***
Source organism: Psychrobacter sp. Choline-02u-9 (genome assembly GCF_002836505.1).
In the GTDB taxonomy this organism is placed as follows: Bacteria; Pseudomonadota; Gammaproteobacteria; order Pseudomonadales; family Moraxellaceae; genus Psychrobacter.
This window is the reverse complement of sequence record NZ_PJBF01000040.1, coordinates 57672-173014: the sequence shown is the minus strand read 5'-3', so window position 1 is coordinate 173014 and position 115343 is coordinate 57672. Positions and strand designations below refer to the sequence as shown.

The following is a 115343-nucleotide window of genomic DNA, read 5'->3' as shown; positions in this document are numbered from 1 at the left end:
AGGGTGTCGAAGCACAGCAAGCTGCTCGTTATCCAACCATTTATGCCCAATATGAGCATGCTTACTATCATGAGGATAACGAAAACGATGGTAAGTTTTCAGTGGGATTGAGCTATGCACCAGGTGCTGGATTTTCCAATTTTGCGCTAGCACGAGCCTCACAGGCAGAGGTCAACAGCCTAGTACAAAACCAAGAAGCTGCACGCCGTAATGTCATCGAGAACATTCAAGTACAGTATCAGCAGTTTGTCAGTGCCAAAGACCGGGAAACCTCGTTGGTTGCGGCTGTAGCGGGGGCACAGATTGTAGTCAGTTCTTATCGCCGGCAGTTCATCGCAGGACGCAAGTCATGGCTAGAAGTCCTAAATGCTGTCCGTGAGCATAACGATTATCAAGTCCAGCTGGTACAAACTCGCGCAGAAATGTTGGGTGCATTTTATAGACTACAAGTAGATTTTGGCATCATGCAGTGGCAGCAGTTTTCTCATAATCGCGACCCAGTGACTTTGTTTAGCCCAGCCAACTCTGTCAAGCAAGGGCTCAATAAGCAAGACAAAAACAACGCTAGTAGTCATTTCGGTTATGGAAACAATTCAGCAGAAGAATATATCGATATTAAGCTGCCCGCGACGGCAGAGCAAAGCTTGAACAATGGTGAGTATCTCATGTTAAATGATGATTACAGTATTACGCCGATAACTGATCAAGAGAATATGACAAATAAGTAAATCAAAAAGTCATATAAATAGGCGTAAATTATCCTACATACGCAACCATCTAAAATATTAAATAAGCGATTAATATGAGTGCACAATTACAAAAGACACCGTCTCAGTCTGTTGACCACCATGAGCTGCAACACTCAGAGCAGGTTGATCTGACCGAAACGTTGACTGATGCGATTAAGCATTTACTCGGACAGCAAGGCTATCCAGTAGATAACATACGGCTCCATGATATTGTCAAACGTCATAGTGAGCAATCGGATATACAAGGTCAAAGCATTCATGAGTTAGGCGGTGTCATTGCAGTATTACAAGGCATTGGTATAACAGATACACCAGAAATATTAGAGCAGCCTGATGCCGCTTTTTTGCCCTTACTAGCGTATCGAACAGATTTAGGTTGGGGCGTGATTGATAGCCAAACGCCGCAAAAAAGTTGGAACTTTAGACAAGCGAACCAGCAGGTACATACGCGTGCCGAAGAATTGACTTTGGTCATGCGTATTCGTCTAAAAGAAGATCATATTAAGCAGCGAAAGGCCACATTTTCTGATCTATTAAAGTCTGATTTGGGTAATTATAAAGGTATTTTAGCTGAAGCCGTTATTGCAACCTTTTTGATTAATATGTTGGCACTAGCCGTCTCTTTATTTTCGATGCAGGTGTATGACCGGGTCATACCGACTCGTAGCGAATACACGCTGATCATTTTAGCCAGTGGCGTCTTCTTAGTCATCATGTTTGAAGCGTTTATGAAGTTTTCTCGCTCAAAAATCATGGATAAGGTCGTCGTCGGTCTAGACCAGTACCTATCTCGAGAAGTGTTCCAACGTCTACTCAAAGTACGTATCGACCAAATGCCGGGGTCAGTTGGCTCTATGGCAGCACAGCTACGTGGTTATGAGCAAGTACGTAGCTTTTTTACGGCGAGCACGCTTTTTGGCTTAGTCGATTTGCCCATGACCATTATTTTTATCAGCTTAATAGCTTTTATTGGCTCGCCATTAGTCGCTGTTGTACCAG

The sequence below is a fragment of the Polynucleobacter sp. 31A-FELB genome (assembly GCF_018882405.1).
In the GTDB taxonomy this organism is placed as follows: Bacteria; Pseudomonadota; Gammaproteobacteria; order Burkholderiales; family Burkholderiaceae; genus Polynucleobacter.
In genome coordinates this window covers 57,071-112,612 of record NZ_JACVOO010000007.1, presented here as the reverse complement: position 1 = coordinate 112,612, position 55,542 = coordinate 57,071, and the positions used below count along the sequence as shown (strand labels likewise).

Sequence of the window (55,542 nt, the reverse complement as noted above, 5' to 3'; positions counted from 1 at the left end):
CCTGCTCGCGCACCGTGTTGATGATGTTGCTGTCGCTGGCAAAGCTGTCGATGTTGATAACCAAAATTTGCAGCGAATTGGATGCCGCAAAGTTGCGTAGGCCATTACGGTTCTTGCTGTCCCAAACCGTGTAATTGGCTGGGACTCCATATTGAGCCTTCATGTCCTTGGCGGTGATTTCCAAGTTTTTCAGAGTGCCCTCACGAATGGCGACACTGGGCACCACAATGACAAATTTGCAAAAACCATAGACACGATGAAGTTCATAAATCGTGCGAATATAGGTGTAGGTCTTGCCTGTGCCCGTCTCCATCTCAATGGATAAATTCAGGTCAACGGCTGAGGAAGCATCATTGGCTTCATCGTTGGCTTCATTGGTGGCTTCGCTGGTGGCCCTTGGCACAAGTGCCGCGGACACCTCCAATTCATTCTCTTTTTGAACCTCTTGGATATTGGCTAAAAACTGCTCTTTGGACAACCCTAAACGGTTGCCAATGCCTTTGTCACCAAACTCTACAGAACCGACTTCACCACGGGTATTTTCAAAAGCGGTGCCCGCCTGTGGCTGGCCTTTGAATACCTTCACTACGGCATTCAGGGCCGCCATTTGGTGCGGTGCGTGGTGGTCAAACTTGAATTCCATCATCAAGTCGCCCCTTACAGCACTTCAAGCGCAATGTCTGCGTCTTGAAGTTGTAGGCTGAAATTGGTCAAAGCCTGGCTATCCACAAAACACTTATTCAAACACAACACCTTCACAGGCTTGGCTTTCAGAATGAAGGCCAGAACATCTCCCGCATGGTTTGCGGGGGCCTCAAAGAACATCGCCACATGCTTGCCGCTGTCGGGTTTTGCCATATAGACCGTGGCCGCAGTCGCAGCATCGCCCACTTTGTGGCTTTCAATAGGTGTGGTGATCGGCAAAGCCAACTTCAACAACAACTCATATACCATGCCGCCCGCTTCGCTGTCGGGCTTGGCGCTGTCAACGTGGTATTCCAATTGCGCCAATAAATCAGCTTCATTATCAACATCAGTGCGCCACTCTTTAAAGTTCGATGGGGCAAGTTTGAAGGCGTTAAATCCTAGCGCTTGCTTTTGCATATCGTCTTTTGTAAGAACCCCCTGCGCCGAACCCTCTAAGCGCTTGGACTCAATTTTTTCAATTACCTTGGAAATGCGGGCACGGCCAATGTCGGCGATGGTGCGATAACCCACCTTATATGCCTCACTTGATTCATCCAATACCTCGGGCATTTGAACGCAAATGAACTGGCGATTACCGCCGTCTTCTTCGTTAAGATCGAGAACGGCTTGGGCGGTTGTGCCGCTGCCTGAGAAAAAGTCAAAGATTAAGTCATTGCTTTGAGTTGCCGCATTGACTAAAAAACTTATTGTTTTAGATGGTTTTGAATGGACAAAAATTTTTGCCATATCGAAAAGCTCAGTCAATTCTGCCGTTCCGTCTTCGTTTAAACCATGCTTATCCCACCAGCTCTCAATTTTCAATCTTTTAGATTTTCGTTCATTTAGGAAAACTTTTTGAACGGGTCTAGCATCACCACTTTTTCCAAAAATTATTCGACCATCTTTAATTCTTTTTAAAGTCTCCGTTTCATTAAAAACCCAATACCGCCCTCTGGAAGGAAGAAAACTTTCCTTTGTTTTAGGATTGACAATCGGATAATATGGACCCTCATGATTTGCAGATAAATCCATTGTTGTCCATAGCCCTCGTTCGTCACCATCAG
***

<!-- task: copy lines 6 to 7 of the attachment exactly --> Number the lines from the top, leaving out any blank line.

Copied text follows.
The sequence below is a fragment of the Polynucleobacter sp. 31A-FELB genome (assembly GCF_018882405.1).
In the GTDB taxonomy this organism is placed as follows: Bacteria; Pseudomonadota; Gammaproteobacteria; order Burkholderiales; family Burkholderiaceae; genus Polynucleobacter.